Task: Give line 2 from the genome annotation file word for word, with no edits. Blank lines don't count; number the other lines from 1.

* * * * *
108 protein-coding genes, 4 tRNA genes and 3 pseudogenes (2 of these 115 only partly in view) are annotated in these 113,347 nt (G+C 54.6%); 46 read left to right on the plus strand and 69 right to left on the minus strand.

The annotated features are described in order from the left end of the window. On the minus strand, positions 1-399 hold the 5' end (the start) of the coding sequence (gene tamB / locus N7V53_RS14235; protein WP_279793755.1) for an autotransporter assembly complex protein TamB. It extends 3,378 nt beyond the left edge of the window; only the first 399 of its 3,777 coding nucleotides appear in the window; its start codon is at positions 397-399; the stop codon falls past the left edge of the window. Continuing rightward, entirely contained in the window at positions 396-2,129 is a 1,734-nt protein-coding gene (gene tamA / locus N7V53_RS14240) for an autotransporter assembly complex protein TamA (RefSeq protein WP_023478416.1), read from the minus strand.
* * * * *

The annotated features are described in order from the left end of the window. On the minus strand, positions 1-399 hold the 5' end (the start) of the coding sequence (gene tamB / locus N7V53_RS14235; protein WP_279793755.1) for an autotransporter assembly complex protein TamB. It extends 3,378 nt beyond the left edge of the window; only the first 399 of its 3,777 coding nucleotides appear in the window; its start codon is at positions 397-399; the stop codon falls past the left edge of the window. Continuing rightward, entirely contained in the window at positions 396-2,129 is a 1,734-nt protein-coding gene (gene tamA / locus N7V53_RS14240) for an autotransporter assembly complex protein TamA (RefSeq protein WP_023478416.1), read from the minus strand.